China continues to engage on issues of global governance facing the growing challenges in changing global orders, showing its willingness not only to respect international rules and standards, but also called upon others to follow suit. Part of China’s active involvement in global affairs relates to China’s economic achievements over the last few decades of the 20th century and the first two decades of the 21st, signaling its potential to contribute in the efficacy of existing institutions and norms.
China’s growing influence and strong partnership with the developing world and its model of growth have invited interests from those in policy circles, security experts and development specialists. There are some who consider China’s success in its Belt and Road Initiative, the Global Security Initiative and others to be a challenge to the existing hegemon. Cooperative frameworks such as the China-Africa Cooperation Forum (FOCAC) are interpreted as a new model of south-south cooperation. China’s efforts towards global connectivity and its huge capacity to address challenges of poverty are challenging those that see Africa as a place for poverty and backwardness. If the Global Security Initiative succeeds, it might lead to a more multipolar world, one with possibly a fairer and more equitable international order.
China’s Global Security Initiative (GSI)
President Xi Jinping, in a speech at the 2022 Boao forum, proposed a Global Security Initiative (GSI), outlining the principle of indivisible security at its core. President Xi’s speech is considered monumental as it was the first time China hinted at the need for a different approach to global security. The principle stresses the importance of cooperation between states while emphasizing that insecurity in one state impacts the wellbeing of all others.
China’s global security initiative consists of six major components: First, stay committed to the vision of common, comprehensive, cooperative and sustainable security, and work together to maintain world peace and security; Second, stay committed to respecting the sovereignty and territorial integrity of all countries, uphold non-interference in internal affairs, and respect the independent choices of development paths and social systems made by people in different countries; Third, stay committed to abiding by the purposes and principles of the UN Charter, reject the Cold War mentality, oppose unilateralism, and say no to group politics and bloc confrontation; Fourth, stay committed to taking the legitimate security concerns of all countries seriously, uphold the principle of indivisible security, build a balanced, effective and sustainable security architecture, and oppose the pursuit of one’s own security at the cost of others’ security; Fifth, stay committed to peacefully resolving differences and disputes between countries through dialogue and consultation, support all efforts conducive to the peaceful settlement of crises, reject double standards, and oppose the wanton use of unilateral sanctions and long-arm jurisdiction; and finally, stay committed to maintaining security in both traditional and non-traditional domains, and work together on regional disputes and global challenges such as terrorism, climate change, cyber security and biosecurity.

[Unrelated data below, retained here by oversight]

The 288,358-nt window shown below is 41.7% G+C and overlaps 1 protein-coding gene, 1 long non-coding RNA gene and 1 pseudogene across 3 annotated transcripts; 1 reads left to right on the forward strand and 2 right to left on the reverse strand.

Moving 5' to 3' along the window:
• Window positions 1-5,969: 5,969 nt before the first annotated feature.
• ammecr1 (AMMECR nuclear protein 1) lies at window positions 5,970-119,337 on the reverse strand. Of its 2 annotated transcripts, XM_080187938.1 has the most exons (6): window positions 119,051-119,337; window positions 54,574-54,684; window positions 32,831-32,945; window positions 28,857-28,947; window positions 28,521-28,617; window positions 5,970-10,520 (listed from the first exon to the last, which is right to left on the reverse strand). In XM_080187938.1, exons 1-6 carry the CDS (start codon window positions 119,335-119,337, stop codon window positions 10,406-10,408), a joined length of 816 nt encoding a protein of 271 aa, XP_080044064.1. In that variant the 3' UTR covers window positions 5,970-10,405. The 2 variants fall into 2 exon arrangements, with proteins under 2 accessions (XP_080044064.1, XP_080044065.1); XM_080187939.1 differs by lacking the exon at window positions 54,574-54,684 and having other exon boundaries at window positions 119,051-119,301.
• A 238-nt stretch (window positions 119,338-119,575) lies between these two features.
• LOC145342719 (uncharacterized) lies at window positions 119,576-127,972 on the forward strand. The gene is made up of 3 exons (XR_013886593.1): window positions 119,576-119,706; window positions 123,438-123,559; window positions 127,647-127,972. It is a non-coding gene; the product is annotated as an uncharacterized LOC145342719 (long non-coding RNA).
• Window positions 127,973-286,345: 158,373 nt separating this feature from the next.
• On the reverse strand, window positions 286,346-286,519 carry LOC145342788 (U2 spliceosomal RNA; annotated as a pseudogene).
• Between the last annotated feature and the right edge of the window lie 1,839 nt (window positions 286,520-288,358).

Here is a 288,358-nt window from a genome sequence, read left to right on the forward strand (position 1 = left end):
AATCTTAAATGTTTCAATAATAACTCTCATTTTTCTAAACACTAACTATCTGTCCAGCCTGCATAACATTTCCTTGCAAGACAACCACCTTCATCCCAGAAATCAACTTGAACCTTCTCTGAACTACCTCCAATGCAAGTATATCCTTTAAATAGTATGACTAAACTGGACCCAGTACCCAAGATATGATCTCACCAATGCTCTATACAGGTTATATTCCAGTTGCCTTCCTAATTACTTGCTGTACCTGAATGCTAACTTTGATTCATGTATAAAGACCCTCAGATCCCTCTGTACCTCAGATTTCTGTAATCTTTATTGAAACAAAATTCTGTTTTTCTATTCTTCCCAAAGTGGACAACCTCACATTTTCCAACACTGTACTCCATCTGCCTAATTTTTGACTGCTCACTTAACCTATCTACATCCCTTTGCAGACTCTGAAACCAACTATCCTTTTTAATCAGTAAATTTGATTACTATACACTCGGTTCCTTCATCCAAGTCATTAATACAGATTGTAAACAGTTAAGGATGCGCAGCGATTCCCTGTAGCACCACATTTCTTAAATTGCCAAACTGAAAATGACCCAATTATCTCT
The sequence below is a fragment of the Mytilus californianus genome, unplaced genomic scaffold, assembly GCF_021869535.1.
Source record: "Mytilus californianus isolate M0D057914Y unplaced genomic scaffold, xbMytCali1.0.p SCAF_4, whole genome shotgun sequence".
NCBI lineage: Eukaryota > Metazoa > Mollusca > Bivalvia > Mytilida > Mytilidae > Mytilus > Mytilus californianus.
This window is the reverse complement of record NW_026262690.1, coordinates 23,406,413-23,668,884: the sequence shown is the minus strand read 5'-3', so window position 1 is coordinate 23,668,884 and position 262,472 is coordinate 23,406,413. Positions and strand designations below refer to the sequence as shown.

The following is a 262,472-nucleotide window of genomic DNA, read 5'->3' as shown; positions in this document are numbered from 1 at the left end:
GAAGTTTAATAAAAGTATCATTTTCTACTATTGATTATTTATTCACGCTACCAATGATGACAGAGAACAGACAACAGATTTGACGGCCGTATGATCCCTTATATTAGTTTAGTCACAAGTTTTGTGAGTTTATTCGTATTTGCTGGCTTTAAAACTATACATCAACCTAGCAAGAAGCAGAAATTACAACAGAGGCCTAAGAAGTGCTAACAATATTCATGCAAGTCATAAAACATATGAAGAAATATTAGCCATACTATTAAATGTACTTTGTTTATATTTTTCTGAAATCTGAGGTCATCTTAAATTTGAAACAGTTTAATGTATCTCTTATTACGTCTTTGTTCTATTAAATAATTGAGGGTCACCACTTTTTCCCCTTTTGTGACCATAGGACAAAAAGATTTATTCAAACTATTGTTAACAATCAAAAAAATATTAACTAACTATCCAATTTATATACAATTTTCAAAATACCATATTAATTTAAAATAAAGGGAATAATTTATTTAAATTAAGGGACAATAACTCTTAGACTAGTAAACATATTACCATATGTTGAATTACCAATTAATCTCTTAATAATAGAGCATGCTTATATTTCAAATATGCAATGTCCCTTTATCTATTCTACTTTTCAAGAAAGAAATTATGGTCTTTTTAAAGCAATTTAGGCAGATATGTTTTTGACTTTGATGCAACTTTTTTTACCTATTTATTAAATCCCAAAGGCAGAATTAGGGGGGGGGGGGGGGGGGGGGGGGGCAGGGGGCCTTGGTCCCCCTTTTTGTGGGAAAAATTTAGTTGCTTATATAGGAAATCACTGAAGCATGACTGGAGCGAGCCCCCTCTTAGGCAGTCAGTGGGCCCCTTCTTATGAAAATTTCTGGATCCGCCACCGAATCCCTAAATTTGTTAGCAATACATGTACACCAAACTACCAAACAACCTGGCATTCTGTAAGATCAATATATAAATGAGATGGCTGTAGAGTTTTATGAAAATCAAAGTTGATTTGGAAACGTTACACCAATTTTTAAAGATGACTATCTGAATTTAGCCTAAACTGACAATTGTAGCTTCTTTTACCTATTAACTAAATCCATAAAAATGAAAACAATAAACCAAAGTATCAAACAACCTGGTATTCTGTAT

China’s security initiative is a reflection of its foreign policy that stresses the importance of respecting the sovereignty and territorial integrity of all countries. Lack of commitment to these principles has caused regional and global security problems. The long-arm jurisdiction that big powers tend to extend in the internal matters of states needs to be restrained through institutional arrangements which support the exercise of proper multilateralism. Issues requiring the collective and coordinated efforts of all states shouldn’t be reigned over by few. In this regard, China’s GSI can be a good starting point that could possibly evolve into a reliable global security architecture that aims at meeting the goals of a stable and more secure world.
China’s global security initiative has a potential to address regional and global security concerns as it makes a case for a global security where the security of all countries should be of equal concern. The existing security architecture seem to be hijacked by “small circles” and “cliques” which prioritize the geopolitical and strategic interests of some while risking that of others. China has expressed that its initiative aims at expanding the platform for a genuine multilateralism. Broadly, the GSI emphasizes the need for a concerted effort to manage the security and other challenges of global essence. China’s security initiative could contribute to global peace in terms of its commitment to peaceful solutions to global security challenges and its moderation towards a militarized solutions to security challenges that we all faced.